20061017, 06:43  #1 
Mar 2003
New Zealand
1157_{10} Posts 
Computing nth power residue symbols
The current 1.2.x versions of sr5sieve checks whether terms of a sequence are quadratic residues before putting the sequence into the sieve. For version 1.3.x I am trying to extend this to check whether they are cubic, quartic or quintic residues too. For this to work I need to find a fast way to test, given a sequence k*b^n+c and that r divides p1, whether c*k*b^d is an rth power residue wrt p, for 0 <= d < r.
When r=2 this can be done with a single division then a lookup into a precomputed table of Legendre symbols to exclude those terms with Legendre symbol (ckb^d/p) = 1. For r in general it can be done by computing x_i=(1/b^i)^((p1)/r) (mod p) for 0 <= i < r once for each p, then computing y_k=k^((p1)/r) (mod p) once for each k that is a quadratic residue wrt p, then excluding those terms k*b^n+c with n=i (mod r) which don't satisfy x_i=y_k. I have a working prototype that implements this for r in {3,5}, but it actually results in a small slowdown (it takes longer to check whether sequences are cubic residues than the time saved by excluding 2/3 of them from the sieve). I am now looking for a faster algorithm to calculate the rth power symbol of a wrt p than computing a^((p1)/r) (mod p) with powmod(), but a faster powmod() would also help a little and might be enough to get a small speedup. (If the rth power symbol could be computed as fast as the Legendre symbol then something like 35% speedup could be achieved, but even doubling the speed of powmod would probably only get a 10% speedup at best). It is probably not possible to construct lookup tables for the cubic and quintic residue symbols, but the references I have seen when searching for cubic residues all seem to work in a ring of Eisenstein integers, and that sounds like I will need to do a bit of study to figure out how they relate to plain integers modulo a prime that the sieve works with. If anyone can help with ideas or references for making fast versions of these functions it would be a big help: Code:
uint64_t powmod(uint64_t a, uint64_t n, uint64_t p) { /* Return a^n (mod p). Assume 0 < a < p and n=(p1)/r, where p is a large prime and r is a small integer. If it helps then assume that the function will be called about 100 times with the same values of n and p. */ } Code:
int is_cubic_residue(uint64_t a, uint64_t p) { /* Return 1 if x^3=a (mod p) has a solution, 0 otherwise. Assume 0 < a < p where p is a large prime, 3(p1), and (a/p)=1. If it helps then it is OK to return a false 1 with low probability, but never a false 0. */ } Code:
int is_quartic_residue(uint64_t a, uint64_t p) /* As above, replace 3 with 4 */ int is_quintic_residue(uint64_t a, uint64_t p) /* As above, replace 3 with 5 */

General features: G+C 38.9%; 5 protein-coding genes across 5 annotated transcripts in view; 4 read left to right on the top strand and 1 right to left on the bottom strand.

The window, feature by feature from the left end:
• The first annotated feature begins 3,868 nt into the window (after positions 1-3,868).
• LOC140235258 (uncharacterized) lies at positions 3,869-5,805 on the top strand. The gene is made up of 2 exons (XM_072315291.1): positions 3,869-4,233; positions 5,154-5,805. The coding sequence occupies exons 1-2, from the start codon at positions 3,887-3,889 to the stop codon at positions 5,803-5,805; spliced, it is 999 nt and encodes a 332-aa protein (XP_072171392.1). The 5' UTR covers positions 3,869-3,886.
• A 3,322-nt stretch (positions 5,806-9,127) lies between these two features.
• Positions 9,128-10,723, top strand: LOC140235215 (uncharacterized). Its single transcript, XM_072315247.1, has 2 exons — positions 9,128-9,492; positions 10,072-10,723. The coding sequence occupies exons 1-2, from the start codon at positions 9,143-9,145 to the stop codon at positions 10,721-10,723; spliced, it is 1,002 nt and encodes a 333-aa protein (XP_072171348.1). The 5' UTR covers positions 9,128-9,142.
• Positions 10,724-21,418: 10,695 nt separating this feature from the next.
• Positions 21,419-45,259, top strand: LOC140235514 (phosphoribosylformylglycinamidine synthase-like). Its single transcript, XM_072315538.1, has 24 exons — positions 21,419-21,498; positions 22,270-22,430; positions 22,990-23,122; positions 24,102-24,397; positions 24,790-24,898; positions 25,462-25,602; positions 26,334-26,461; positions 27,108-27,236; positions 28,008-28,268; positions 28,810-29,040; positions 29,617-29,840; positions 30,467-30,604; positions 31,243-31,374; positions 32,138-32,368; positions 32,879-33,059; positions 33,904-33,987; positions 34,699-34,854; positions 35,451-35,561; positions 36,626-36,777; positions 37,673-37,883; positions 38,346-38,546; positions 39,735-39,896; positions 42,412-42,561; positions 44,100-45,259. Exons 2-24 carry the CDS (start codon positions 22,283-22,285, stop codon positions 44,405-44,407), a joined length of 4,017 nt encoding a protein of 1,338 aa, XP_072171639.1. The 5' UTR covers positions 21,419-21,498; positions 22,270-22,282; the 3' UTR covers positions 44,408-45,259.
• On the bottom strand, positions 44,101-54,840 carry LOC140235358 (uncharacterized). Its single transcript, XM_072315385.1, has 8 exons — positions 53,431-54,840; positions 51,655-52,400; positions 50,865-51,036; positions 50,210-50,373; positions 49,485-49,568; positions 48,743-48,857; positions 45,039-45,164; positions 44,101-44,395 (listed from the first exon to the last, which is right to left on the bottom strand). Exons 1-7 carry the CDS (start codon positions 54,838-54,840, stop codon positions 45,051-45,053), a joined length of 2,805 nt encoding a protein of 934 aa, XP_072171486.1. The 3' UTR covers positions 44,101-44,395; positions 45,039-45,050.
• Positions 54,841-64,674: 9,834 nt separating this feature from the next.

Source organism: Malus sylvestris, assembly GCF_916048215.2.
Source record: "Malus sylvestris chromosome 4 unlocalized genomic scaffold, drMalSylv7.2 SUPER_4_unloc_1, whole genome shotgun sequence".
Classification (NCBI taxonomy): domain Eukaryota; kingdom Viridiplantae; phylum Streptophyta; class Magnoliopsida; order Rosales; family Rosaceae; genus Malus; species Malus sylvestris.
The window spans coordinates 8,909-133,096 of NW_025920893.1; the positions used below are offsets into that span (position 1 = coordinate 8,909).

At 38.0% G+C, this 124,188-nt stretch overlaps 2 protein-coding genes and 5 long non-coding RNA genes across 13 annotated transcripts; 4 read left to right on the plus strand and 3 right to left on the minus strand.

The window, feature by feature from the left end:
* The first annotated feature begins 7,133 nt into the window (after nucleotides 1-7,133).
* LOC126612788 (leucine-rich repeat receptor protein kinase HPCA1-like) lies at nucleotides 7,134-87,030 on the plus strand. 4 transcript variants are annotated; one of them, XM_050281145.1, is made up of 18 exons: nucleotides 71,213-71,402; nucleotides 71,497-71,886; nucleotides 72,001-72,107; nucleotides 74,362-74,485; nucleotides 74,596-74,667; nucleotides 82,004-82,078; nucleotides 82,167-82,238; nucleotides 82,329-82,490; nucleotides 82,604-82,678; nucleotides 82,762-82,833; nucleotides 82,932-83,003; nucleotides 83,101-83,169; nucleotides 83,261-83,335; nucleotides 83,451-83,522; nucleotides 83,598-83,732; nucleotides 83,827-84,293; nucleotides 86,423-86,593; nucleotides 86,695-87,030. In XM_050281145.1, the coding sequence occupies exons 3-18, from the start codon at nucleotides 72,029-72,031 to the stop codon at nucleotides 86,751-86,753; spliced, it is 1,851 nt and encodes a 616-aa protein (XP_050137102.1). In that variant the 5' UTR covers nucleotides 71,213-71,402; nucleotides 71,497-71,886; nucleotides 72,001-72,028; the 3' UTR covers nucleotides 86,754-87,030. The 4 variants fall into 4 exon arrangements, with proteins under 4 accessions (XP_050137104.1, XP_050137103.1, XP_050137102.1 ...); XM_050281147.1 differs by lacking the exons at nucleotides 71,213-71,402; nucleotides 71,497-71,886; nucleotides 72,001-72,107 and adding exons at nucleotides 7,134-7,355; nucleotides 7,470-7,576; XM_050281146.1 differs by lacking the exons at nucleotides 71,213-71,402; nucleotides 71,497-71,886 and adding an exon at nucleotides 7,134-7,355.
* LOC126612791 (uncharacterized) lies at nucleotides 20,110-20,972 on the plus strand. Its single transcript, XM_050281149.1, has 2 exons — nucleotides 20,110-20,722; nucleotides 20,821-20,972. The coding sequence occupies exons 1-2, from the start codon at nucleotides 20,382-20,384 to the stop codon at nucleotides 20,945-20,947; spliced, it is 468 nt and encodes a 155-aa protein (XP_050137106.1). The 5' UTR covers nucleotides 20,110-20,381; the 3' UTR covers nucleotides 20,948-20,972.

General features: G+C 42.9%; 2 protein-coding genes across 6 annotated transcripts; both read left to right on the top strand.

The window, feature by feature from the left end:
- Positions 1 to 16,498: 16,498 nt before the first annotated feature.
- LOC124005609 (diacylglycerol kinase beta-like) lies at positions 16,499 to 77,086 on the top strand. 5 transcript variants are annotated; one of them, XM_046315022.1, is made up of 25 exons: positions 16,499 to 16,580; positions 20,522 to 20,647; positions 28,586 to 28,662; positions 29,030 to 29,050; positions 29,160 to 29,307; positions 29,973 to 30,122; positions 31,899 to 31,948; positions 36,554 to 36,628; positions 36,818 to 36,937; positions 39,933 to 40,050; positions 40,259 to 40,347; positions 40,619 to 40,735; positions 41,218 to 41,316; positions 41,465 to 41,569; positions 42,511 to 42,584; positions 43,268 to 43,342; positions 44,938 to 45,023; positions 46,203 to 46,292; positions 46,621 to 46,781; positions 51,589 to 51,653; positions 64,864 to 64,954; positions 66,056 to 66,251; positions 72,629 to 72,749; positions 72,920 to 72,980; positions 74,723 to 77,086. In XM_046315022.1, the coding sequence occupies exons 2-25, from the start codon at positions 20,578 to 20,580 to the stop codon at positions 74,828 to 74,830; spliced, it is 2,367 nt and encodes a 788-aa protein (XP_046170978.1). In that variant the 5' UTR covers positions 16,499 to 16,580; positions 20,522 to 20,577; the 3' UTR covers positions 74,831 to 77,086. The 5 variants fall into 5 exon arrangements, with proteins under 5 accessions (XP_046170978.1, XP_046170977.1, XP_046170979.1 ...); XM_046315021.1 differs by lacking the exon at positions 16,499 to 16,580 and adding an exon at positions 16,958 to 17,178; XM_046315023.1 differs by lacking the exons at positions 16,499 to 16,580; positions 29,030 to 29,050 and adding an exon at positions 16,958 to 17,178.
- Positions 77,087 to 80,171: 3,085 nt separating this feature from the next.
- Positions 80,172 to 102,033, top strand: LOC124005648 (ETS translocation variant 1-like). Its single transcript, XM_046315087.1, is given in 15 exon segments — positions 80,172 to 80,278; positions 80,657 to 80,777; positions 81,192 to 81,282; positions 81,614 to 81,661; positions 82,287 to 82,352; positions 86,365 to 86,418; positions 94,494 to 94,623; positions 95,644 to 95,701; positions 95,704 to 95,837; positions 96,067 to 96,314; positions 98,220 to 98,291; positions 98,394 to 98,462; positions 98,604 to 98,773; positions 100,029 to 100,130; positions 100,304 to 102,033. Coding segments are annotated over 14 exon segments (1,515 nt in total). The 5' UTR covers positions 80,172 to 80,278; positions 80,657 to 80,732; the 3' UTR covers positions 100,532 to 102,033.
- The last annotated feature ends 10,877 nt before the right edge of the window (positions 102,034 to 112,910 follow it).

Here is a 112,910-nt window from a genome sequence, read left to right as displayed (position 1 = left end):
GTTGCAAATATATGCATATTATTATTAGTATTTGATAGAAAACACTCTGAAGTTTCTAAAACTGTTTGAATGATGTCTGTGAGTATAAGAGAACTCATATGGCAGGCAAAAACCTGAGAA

20061017, 13:10  #2  
"Robert Gerbicz"
Oct 2005
Hungary
625_{16} Posts 
I'm also writing a sieve that will sieving k*b^n+c numbers. See your problems:
Quote:
Suppose also that k*b^n==1 mod p, where p is prime. There are two cases for each r(p1) prime value: if b^((p1)/r)!=1 mod p then you can find n mod r, suppose that n=x*r+y, where 0<=y<r k*b^n==1 mod p then / ^((p1)/r) you get: k^((p1)/r)*b^(y*(p1)/r)==1 mod p so k^((p1)/r)*(b^((p1)/r))^y==1 mod p. This equation is solvable in all cases, and there is only one y solution (mod r), because b^((p1)/r)!=1 mod p means that the order of b modulo p is divisible by r. It means that by baby step giant step method you can find the required y value for each remaining k value by O(sqrt(remaining*r)) mulmods, where remaining is the number of remaining k value. ( not counting the computation time of the required b^((p1)/r) and k^((p1)/r) mod p values!). If r is small then I'm using a table to see: if there is no n value for some k that n mod r=y then I eliminate that k value. If b^((p1)/r)==1 mod p then the equation: k^((p1)/r)==1 mod p, so if you compute this and this isn't true then you can eliminate that k value. You can extend this for primepowers r=q^h, where q is prime and h>1. Quote:
At the end you know some informations: n mod q^i mod p for each k value, you can solve these by Chinese remainder theorem: you will know n mod prod for each k value, where prod is the product of all q^i. Last fiddled with by R. Gerbicz on 20061017 at 13:24 

20061024, 00:09  #3 
Mar 2003
New Zealand
13·89 Posts 
Thanks for this explaination, I still have a way to go before I can implement it but I get the idea. I think it will supercede my approach, unless there is a fundamentally faster way to decide whether k is an rth power residue than computing k^((p1)/r).

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